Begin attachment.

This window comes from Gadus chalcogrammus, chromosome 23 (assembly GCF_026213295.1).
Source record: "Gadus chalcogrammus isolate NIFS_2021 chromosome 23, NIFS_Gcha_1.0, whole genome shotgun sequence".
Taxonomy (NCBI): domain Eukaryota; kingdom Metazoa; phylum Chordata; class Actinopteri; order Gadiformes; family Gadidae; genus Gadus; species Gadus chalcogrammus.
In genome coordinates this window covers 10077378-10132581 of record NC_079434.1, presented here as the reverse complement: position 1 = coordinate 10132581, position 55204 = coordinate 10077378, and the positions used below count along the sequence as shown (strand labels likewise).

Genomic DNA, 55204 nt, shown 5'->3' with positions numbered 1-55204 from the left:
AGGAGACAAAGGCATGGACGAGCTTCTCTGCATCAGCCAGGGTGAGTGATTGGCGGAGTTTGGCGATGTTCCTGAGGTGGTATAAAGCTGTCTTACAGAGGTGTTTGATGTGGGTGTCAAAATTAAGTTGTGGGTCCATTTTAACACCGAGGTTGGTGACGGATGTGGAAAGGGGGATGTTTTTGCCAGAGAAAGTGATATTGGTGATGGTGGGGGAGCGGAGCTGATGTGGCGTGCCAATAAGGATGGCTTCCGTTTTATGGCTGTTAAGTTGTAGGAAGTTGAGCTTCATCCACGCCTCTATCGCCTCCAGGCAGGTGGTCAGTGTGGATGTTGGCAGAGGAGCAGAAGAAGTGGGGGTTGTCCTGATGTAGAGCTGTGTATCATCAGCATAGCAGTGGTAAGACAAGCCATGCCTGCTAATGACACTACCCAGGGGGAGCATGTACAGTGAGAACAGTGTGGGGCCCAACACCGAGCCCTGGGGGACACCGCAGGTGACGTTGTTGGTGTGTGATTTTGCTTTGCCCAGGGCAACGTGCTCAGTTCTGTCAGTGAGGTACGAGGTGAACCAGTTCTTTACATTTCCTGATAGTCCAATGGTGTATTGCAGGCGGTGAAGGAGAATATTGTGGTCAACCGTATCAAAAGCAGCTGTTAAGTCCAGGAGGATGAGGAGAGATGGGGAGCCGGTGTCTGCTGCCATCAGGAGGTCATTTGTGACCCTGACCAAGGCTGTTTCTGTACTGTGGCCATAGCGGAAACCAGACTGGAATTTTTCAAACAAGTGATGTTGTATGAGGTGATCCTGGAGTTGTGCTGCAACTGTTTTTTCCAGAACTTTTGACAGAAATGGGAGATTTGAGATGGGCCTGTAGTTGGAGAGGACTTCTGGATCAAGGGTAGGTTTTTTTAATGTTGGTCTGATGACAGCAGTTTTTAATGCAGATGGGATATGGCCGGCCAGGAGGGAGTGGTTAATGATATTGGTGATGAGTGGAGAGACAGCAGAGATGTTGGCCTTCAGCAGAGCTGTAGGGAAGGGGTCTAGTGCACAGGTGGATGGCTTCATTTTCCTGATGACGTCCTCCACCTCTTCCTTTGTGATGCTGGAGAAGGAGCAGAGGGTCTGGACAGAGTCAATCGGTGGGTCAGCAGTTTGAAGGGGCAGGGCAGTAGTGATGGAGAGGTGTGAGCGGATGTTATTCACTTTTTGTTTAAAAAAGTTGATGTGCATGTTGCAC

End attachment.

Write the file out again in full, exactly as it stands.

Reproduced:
This window comes from Gadus chalcogrammus, chromosome 23 (assembly GCF_026213295.1).
Source record: "Gadus chalcogrammus isolate NIFS_2021 chromosome 23, NIFS_Gcha_1.0, whole genome shotgun sequence".
Taxonomy (NCBI): domain Eukaryota; kingdom Metazoa; phylum Chordata; class Actinopteri; order Gadiformes; family Gadidae; genus Gadus; species Gadus chalcogrammus.
In genome coordinates this window covers 10077378-10132581 of record NC_079434.1, presented here as the reverse complement: position 1 = coordinate 10132581, position 55204 = coordinate 10077378, and the positions used below count along the sequence as shown (strand labels likewise).

Genomic DNA, 55204 nt, shown 5'->3' with positions numbered 1-55204 from the left:
AGGAGACAAAGGCATGGACGAGCTTCTCTGCATCAGCCAGGGTGAGTGATTGGCGGAGTTTGGCGATGTTCCTGAGGTGGTATAAAGCTGTCTTACAGAGGTGTTTGATGTGGGTGTCAAAATTAAGTTGTGGGTCCATTTTAACACCGAGGTTGGTGACGGATGTGGAAAGGGGGATGTTTTTGCCAGAGAAAGTGATATTGGTGATGGTGGGGGAGCGGAGCTGATGTGGCGTGCCAATAAGGATGGCTTCCGTTTTATGGCTGTTAAGTTGTAGGAAGTTGAGCTTCATCCACGCCTCTATCGCCTCCAGGCAGGTGGTCAGTGTGGATGTTGGCAGAGGAGCAGAAGAAGTGGGGGTTGTCCTGATGTAGAGCTGTGTATCATCAGCATAGCAGTGGTAAGACAAGCCATGCCTGCTAATGACACTACCCAGGGGGAGCATGTACAGTGAGAACAGTGTGGGGCCCAACACCGAGCCCTGGGGGACACCGCAGGTGACGTTGTTGGTGTGTGATTTTGCTTTGCCCAGGGCAACGTGCTCAGTTCTGTCAGTGAGGTACGAGGTGAACCAGTTCTTTACATTTCCTGATAGTCCAATGGTGTATTGCAGGCGGTGAAGGAGAATATTGTGGTCAACCGTATCAAAAGCAGCTGTTAAGTCCAGGAGGATGAGGAGAGATGGGGAGCCGGTGTCTGCTGCCATCAGGAGGTCATTTGTGACCCTGACCAAGGCTGTTTCTGTACTGTGGCCATAGCGGAAACCAGACTGGAATTTTTCAAACAAGTGATGTTGTATGAGGTGATCCTGGAGTTGTGCTGCAACTGTTTTTTCCAGAACTTTTGACAGAAATGGGAGATTTGAGATGGGCCTGTAGTTGGAGAGGACTTCTGGATCAAGGGTAGGTTTTTTTAATGTTGGTCTGATGACAGCAGTTTTTAATGCAGATGGGATATGGCCGGCCAGGAGGGAGTGGTTAATGATATTGGTGATGAGTGGAGAGACAGCAGAGATGTTGGCCTTCAGCAGAGCTGTAGGGAAGGGGTCTAGTGCACAGGTGGATGGCTTCATTTTCCTGATGACGTCCTCCACCTCTTCCTTTGTGATGCTGGAGAAGGAGCAGAGGGTCTGGACAGAGTCAATCGGTGGGTCAGCAGTTTGAAGGGGCAGGGCAGTAGTGATGGAGAGGTGTGAGCGGATGTTATTCACTTTTTGTTTAAAAAAGTTGATGTGCATGTTGCAC